Viktor Farcic 23:39
Oh, yeah, it's it's only the beginning. I'm not the 100% sure that containers in the current way are the best place for serverless but we'll get there. And that's another subject.
Darin Pope 23:54
If you like to make some comments about this episode, you can reach out to us our contact information. is in the show notes below. It's at https://www.devopsparadox.com/contact. Leave us a Voxer message. didn't mention it last time. But if you're interested in learning about Canary deployments go out to Udemy and you can search for Canary deployments. Look for Viktor's name to there'll be a link, I'll include the link to it as well. One API to rule them all. If you were to task people with one thing this year, would it be to learn how to interact with the Kube API? Know how kubectl works. Is that a good thing or a bad thing?
Viktor Farcic 24:33
I'm not sure yet.
Darin Pope 24:34
Okay. It's still January, so that's fine. Okay, let me rephrase the question. Should you be should you be learning Kubernetes this year?
Viktor Farcic 24:45
Yes, yes. Yes, there is no doubt. It affects absolutely everybody. Now, the only question is whether, depending on what your interests are, what is the level of learning You should do. That is the thing. If you're a Node JS developer, maybe like couple of days is enough.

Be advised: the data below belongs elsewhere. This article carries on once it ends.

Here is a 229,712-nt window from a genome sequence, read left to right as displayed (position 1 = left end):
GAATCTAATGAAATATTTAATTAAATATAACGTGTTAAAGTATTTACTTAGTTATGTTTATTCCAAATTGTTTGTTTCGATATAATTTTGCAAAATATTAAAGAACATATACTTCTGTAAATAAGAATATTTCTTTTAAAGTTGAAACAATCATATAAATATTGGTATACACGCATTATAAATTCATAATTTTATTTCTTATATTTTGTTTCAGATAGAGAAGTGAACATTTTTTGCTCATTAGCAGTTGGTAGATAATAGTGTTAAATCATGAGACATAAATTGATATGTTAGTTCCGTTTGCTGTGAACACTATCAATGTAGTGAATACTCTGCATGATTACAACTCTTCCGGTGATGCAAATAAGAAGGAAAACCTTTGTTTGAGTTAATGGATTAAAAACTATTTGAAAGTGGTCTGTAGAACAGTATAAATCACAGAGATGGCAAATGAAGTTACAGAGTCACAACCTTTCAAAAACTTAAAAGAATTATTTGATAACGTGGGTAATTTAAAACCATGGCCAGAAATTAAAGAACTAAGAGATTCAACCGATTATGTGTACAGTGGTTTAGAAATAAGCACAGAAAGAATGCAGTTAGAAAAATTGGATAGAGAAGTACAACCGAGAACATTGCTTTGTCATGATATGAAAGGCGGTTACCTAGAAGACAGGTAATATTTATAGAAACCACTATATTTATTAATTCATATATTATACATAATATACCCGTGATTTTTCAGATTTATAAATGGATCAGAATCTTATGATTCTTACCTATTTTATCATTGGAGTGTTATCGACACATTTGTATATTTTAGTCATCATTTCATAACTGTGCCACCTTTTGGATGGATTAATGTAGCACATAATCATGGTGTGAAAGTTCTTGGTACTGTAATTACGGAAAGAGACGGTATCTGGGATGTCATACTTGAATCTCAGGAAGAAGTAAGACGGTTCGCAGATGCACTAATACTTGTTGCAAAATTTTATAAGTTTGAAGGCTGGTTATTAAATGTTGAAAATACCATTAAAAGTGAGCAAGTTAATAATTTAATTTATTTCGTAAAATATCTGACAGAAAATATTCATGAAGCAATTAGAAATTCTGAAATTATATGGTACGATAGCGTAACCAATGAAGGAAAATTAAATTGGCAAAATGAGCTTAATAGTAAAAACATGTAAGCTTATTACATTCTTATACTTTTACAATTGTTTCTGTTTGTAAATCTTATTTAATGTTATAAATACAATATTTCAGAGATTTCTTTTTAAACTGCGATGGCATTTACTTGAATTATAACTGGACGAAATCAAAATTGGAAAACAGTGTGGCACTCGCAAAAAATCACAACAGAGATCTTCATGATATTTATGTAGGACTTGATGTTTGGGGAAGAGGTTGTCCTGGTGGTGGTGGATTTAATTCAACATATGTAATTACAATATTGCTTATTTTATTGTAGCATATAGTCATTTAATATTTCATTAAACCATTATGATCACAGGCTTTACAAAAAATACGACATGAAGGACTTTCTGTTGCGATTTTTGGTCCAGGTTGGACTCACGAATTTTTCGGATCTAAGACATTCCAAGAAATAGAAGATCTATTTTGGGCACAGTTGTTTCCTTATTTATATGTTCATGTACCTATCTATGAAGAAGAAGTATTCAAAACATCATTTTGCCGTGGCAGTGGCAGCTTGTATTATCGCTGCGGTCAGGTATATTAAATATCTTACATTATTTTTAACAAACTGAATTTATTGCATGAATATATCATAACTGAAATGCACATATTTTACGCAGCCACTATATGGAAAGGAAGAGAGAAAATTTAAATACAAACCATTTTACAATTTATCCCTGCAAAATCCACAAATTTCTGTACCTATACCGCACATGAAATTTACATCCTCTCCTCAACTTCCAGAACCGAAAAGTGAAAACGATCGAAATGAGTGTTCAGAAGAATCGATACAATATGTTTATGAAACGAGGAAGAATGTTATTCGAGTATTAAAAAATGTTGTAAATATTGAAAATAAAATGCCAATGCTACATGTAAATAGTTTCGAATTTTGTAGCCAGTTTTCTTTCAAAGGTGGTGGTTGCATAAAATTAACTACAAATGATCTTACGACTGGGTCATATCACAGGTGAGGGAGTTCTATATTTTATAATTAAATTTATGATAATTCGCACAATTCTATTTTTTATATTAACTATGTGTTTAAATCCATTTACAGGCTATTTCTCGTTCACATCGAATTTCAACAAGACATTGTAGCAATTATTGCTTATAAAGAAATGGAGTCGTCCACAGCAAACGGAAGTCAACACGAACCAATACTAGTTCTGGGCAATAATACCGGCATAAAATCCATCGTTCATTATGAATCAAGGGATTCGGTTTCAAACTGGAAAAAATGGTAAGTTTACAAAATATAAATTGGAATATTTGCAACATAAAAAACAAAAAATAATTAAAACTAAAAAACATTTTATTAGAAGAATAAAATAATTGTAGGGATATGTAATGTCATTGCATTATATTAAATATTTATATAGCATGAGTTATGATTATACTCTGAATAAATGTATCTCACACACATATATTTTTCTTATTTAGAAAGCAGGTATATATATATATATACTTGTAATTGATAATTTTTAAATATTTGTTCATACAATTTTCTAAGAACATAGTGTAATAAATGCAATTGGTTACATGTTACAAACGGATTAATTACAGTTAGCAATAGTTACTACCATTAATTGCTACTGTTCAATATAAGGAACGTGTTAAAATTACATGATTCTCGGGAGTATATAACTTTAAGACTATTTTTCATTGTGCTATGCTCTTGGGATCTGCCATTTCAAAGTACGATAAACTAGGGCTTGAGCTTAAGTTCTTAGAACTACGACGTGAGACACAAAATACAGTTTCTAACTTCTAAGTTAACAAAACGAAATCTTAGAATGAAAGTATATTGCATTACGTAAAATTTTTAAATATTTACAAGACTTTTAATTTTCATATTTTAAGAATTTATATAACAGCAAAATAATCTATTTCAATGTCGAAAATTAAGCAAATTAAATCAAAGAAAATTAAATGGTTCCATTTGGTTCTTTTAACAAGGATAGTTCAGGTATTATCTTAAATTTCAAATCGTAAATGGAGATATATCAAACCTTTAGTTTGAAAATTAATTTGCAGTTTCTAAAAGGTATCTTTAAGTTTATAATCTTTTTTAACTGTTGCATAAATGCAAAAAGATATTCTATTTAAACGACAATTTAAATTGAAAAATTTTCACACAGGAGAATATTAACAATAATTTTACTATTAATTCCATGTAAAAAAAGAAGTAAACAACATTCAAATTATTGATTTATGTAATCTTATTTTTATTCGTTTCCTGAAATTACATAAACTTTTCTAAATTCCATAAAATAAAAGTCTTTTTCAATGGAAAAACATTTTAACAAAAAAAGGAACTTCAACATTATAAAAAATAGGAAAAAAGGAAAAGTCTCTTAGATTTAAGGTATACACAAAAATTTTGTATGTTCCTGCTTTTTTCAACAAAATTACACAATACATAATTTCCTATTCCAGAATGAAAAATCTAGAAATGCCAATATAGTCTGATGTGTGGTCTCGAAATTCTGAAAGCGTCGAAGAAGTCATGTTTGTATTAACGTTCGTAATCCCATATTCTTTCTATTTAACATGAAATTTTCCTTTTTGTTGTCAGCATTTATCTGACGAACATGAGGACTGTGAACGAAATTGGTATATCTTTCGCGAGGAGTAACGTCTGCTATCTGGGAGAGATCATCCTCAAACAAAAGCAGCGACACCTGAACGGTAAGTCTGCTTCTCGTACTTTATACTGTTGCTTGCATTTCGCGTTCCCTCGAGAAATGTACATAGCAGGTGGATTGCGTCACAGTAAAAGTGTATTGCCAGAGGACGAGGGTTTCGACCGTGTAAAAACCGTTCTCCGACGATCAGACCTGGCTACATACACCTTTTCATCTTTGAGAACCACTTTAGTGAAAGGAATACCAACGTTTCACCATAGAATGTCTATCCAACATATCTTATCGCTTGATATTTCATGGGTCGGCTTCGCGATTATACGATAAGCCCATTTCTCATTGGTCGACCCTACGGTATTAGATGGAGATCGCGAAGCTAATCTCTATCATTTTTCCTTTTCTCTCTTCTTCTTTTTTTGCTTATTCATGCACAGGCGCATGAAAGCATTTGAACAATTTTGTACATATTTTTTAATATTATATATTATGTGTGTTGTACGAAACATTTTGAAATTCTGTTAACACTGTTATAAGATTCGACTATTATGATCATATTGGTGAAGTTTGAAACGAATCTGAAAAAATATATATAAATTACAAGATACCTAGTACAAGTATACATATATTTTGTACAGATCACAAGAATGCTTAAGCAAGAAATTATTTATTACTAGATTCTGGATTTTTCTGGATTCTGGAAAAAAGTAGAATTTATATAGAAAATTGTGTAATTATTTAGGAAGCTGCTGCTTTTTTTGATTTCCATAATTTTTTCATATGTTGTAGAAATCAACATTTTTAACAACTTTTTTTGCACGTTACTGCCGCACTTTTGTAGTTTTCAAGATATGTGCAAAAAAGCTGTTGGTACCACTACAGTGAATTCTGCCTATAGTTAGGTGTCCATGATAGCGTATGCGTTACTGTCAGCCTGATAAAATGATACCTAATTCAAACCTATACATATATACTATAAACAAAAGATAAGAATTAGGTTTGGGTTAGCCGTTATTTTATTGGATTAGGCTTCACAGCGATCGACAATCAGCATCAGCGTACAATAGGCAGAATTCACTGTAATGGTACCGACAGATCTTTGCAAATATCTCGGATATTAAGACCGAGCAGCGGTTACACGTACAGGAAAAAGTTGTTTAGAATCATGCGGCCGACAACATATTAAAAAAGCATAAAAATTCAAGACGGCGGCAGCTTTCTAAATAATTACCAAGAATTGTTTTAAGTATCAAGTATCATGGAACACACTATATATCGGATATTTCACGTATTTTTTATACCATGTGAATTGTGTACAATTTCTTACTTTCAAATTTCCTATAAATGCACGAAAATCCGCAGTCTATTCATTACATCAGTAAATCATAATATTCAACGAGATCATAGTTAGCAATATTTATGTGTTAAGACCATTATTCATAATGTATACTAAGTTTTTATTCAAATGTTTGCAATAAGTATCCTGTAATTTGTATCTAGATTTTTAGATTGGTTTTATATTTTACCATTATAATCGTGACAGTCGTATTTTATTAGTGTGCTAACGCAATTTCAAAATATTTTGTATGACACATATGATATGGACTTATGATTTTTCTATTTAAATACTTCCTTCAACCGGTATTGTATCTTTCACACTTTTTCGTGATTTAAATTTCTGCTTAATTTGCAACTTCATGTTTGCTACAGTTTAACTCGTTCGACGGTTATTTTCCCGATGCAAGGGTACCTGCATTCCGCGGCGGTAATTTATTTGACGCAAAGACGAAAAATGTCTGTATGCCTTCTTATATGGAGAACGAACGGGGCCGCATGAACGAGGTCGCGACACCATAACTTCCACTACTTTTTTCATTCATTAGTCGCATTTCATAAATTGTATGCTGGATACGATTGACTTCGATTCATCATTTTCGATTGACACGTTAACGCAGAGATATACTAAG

Darin Pope 25:02
If you're an operations person?
Viktor Farcic 25:12
Darin Pope 25:13
Five years. I can, I can already see the the recruiters coming out, hey, we need somebody with 10 years of Kubernetes experience and, you know, 25 years of Java And oh, by the way, we're only going to pay $20,000 a year for that. That's another conversation for another day. Okay, well, that pretty much wraps this episode. Thanks for listening to episode number 39 of DevOps Paradox.